Hunter's angle

Hunter's angle (HA) is a term coined from a neurosurgeon, C Hunter Shelden, at Huntington Medical Research Institutes. He placed his comb on the spectrum at approximately a 45° angle and connected several of the peaks. If the angle and peaks roughly corresponded to the 45° angle, the curve was considered probably normal. If the peaks strayed off the comb's angle, the curve was abnormal. This is a quick and useful visual method to read MRS and determine normal from abnormal. It is important to remember, however, that this angle was used with STEAM spectra from the brain 2.

Hunter's angle is the line formed by the metabolites in MR spectroscopy.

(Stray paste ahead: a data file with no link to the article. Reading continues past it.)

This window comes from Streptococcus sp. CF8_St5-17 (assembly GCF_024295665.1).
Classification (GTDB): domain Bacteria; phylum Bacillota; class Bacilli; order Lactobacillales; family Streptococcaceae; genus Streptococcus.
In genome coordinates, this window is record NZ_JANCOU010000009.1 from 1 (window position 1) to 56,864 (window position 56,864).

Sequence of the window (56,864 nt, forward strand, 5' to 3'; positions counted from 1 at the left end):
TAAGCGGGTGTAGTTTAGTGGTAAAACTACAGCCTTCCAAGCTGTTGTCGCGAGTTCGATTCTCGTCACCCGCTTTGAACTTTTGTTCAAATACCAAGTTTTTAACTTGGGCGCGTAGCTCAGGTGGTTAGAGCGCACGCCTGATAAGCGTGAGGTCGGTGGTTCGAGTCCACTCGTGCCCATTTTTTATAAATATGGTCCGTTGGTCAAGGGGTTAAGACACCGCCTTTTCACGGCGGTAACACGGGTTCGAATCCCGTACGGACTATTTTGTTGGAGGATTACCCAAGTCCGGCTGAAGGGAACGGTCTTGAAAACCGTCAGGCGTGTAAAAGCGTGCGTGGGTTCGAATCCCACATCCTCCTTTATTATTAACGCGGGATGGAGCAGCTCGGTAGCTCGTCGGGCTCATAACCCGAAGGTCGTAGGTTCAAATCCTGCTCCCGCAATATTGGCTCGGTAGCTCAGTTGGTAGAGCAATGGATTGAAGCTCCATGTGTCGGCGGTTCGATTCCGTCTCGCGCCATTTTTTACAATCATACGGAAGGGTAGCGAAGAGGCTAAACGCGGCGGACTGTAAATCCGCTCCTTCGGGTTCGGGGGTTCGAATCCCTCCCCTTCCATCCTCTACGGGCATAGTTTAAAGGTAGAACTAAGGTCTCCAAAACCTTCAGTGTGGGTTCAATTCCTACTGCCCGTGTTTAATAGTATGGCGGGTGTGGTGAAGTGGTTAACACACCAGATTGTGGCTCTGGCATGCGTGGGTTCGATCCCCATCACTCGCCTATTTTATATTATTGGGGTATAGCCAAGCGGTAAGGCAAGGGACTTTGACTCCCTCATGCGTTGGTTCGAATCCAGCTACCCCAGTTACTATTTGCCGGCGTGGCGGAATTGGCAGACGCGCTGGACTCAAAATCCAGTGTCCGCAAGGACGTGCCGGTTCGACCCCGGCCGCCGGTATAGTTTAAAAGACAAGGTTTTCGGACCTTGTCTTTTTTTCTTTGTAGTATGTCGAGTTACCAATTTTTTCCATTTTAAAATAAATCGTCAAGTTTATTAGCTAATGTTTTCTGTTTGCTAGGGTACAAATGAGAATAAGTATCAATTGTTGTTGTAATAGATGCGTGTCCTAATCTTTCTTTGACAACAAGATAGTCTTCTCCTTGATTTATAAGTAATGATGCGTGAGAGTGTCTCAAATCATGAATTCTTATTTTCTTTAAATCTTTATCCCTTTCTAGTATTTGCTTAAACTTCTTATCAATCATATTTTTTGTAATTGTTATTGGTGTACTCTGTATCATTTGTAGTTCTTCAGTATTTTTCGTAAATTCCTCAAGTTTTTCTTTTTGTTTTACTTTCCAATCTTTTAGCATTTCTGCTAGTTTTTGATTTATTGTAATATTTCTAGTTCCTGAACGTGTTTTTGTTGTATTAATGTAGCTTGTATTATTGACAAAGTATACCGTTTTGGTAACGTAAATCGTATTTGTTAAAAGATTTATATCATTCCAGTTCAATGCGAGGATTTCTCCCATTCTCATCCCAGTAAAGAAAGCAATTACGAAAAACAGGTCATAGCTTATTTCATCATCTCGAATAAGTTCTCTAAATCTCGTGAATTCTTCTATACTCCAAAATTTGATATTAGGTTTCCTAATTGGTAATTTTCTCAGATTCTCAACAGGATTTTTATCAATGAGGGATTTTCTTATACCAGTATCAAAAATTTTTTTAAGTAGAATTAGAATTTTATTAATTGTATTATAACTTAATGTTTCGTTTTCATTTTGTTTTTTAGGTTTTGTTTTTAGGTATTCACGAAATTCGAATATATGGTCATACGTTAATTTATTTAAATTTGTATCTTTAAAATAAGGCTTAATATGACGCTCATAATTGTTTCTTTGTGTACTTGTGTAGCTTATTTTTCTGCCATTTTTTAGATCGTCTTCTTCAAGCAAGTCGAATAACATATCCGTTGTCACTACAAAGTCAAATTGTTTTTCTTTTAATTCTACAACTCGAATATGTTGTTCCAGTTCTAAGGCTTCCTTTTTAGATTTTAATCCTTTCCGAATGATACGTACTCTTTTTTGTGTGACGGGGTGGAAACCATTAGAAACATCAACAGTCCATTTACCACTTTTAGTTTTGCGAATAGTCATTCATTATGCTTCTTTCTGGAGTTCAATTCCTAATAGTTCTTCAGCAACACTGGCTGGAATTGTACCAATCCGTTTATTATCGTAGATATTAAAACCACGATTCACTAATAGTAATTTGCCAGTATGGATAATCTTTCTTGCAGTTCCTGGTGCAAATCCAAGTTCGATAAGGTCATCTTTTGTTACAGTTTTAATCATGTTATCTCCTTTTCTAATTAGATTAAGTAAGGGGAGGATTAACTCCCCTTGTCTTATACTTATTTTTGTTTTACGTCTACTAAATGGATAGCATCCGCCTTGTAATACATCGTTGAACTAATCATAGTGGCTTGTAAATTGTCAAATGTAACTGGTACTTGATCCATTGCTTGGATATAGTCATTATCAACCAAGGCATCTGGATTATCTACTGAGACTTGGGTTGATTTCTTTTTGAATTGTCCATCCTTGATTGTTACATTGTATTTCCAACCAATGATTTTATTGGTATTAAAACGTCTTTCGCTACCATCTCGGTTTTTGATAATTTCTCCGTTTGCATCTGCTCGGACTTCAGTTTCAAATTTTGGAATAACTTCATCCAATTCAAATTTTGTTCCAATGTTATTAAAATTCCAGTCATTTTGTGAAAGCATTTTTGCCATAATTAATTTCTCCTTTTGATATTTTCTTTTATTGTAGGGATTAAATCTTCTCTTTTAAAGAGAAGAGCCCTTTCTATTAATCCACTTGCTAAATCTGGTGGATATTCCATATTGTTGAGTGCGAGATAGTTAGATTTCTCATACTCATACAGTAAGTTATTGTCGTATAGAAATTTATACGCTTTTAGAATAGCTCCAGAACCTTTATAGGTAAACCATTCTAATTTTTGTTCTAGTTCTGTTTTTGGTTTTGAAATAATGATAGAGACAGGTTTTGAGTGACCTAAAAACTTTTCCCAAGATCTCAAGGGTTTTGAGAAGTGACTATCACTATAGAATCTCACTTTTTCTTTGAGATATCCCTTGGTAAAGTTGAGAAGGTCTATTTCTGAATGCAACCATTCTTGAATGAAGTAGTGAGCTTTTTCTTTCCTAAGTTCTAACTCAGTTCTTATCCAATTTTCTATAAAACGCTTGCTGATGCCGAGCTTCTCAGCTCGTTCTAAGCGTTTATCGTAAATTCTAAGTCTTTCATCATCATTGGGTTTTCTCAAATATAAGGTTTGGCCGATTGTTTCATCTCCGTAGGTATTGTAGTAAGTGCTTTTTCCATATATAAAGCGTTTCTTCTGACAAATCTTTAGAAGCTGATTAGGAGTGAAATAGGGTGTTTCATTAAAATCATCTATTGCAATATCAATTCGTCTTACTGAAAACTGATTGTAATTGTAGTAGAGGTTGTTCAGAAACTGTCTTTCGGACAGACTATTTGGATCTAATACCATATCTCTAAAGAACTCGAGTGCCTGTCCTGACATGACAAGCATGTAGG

Metabolites myo-inositol, cholinecreatine, and N-acetyl aspartate (NAA) peaks are ascending in a normal spectrum (Figure 1), any alteration in the ascending nature of the peaks means the spectrum is abnormal.

Hunter's angle is an alternative of doing complex ratios and analysis of the spectra.

Imaging technology

Article information

rID: 19441
Synonyms or Alternate Spellings:
  • Hunter angle

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Cases and figures

  • Figure 1: normal brain MRS
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